If you’re reading this, then I suspect you’re either interesting in getting an EV, or are looking into it more since there is a drive to get rid of petrol and diesel vehicles in the coming years (2030 in the UK), and you want to know if range anxiety is a real thing.
Is range anxiety real?
In short, yes, it is, if you come into this being naive, as there are a number of things to understand and consider.
If you’re on the road constantly, and don’t want to stop for charging and pay expensive public charging rates, then right off the bat I’ll say wait a little and see how things change in the next couple of years, as the charging infrastructure just isn’t as good as it should be, but it is improving each week. Now many will say just buy a Tesla, and you’re sorted, but I wonder if that will gurantee success. Since Tesla are growing rapidly are now very popular, this means the benefit of their super chargers is becoming more diluted, especially since they have opened them up to other brands.
With that said, I actually would have bought a Tesla Model Y, if they hadn’t removed the ultrasonic sensors. Maybe I still will, but I’m waiting to see how Tesla Vision works out.
Anyway, getting back to it, if you’re someone who generally just drives locally, or perhaps even 100 or so miles a day, and has the ability to charge your EV at home overnight, then range anxiety is likely to be less of an issue for you. This is because most modern EVs have ranges that are more than sufficient for daily use, and charging at home is convenient and affordable.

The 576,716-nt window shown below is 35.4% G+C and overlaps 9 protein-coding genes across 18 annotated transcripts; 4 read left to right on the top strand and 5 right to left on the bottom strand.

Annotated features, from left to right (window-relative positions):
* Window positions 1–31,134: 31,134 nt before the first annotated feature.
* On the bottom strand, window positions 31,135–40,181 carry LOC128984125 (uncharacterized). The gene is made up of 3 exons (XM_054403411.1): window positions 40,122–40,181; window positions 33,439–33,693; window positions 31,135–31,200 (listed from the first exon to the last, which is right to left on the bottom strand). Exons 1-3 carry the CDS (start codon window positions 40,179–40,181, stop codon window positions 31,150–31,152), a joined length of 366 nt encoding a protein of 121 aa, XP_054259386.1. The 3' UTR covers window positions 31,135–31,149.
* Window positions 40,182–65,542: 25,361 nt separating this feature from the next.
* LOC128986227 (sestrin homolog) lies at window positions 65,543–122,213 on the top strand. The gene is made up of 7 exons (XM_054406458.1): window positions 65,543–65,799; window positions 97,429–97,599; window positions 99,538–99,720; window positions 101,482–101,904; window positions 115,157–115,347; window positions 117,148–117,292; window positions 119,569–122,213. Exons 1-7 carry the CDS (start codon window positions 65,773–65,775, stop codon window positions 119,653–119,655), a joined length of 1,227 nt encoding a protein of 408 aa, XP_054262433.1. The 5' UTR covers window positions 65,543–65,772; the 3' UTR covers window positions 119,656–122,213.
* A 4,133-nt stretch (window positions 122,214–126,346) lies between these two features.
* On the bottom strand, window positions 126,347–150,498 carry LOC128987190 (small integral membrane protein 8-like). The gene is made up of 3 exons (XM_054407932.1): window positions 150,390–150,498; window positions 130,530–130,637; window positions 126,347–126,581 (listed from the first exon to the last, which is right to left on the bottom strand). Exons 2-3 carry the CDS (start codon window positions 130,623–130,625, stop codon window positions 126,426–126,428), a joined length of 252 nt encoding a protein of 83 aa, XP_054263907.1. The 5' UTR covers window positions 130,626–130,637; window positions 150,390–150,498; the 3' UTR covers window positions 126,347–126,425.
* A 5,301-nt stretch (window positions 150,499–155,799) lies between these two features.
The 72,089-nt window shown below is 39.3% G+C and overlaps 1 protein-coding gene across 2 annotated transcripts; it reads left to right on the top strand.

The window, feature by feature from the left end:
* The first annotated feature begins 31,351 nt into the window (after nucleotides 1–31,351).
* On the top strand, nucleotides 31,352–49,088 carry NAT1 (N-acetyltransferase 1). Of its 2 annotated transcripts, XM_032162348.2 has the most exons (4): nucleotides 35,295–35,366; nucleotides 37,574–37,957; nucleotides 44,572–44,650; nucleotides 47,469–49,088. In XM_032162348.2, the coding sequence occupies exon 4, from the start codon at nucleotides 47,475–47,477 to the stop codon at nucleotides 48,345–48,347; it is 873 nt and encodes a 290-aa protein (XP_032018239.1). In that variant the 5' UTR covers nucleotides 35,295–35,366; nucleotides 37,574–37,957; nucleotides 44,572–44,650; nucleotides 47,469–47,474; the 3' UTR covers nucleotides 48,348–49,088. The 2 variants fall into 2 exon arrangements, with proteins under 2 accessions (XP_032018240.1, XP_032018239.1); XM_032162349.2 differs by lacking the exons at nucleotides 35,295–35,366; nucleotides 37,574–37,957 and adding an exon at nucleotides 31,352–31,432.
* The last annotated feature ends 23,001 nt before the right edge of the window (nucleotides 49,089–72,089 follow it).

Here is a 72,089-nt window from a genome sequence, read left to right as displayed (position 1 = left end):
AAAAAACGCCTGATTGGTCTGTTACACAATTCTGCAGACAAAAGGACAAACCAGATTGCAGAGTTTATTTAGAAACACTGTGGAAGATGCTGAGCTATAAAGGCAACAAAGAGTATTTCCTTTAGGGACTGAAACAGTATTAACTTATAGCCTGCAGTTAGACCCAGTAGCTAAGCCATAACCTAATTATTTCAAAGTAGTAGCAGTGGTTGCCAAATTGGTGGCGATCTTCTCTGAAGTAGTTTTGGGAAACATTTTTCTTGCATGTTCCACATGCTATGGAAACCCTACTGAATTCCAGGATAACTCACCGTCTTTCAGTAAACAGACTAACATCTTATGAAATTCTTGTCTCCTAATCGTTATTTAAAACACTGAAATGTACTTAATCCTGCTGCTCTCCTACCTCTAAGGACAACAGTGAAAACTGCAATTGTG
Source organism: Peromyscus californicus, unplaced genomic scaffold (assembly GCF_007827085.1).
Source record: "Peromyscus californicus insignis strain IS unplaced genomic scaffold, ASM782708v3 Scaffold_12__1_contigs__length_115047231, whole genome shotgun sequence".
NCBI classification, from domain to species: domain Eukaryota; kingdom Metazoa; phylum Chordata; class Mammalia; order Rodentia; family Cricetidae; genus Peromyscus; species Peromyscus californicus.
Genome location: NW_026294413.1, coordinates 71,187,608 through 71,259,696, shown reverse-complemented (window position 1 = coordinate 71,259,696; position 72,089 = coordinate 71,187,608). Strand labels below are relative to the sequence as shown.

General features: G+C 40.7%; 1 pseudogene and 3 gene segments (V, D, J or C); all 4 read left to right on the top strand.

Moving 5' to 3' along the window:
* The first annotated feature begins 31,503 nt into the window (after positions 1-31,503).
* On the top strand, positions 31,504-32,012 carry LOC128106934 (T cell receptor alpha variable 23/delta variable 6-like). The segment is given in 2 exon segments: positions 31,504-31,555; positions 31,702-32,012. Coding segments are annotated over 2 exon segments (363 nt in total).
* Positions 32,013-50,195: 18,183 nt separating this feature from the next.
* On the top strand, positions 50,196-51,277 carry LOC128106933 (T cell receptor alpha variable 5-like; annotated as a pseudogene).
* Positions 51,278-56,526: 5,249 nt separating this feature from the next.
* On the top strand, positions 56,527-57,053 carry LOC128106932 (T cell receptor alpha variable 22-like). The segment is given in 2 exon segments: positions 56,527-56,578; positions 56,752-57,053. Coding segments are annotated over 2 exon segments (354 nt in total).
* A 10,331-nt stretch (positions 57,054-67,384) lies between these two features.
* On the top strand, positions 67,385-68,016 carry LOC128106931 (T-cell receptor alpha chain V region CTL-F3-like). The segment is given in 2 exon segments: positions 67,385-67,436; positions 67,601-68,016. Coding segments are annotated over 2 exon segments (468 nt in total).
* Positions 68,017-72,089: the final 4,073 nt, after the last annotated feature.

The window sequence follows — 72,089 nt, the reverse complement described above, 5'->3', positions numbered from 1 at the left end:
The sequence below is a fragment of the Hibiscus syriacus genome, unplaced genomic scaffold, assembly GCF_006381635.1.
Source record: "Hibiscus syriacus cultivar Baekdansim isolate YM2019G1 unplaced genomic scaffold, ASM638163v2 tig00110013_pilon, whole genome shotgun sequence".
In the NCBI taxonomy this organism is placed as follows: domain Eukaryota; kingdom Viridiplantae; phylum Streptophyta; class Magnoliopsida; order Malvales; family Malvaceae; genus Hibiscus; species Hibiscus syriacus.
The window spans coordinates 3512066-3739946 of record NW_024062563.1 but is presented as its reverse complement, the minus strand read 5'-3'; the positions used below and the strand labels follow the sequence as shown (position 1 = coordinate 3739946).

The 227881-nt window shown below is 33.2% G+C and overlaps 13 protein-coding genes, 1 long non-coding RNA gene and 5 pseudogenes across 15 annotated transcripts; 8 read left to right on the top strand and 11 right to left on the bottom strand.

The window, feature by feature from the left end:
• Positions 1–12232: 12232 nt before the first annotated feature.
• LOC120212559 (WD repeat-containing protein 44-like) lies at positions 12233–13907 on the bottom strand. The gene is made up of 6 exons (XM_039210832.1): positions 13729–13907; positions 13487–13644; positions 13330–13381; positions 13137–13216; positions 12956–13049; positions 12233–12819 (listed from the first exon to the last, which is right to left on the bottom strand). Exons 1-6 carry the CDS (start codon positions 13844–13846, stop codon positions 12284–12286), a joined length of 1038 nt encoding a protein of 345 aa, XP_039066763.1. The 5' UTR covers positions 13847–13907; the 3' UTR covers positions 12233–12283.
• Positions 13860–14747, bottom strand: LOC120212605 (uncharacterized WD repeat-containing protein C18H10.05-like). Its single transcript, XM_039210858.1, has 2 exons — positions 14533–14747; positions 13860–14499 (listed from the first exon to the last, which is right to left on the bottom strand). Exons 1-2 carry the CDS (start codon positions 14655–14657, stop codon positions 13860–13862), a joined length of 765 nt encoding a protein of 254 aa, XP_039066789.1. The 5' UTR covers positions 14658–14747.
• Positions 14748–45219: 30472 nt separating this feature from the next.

For example, my EV is a Skoda Enyaq iV 60, which is the smaller battery version and has a range of 200 miles in the summer (marketted as 250 miles) and 150 miles in the winter (the iV80 has roughly and extra 100 miles range), so that does me just fine, and I charge to 80% once, sometimes twice a week. If you’re only driving locally or commuting to work, then you’re unlikely to ever need the full range of your EV. Similarly, if you have a home charger, you can easily charge your cars battery each night, ensuring that you always start the day with the charge you need.
That being said, range anxiety can still affect you. For example, if you’re planning a longer trip or need to drive outside of your usual radius or your cars range, you may need to plan for charging stops along the way, or you may not have enough experience with your car to trust in its range. This can require some extra time and effort, as you’ll need to locate charging stations and factor in charging times, and I admit I’ve experienced range anxiety, in the early days of EV ownership, but you soon get comfortable with your EV and know what the range is (both in the summer and winter, as the cold weather does affect range).
However, it’s important to remember that EV charging infrastructure is rapidly expanding, making it easier and more convenient to charge your EV on the go. Many public charging stations now offer fast charging, which can top up your battery in as little as 30 minutes, if your car is capable of using the maximum performance of the charger. Some newer EV models also have longer ranges, making longer trips more feasible.
In conclusion, if you generally drive locally and have the ability to charge your EV at home, range anxiety probably not going to affect you much, if at all. However, if you’re planning a longer trip or need to drive outside of your usual range, it’s important to plan ahead and be aware of where charging stations are located and the time it takes to charge. As charging infrastructure continues to expand and EV technology continues to improve, range anxiety is likely to become less of an issue for all drivers.
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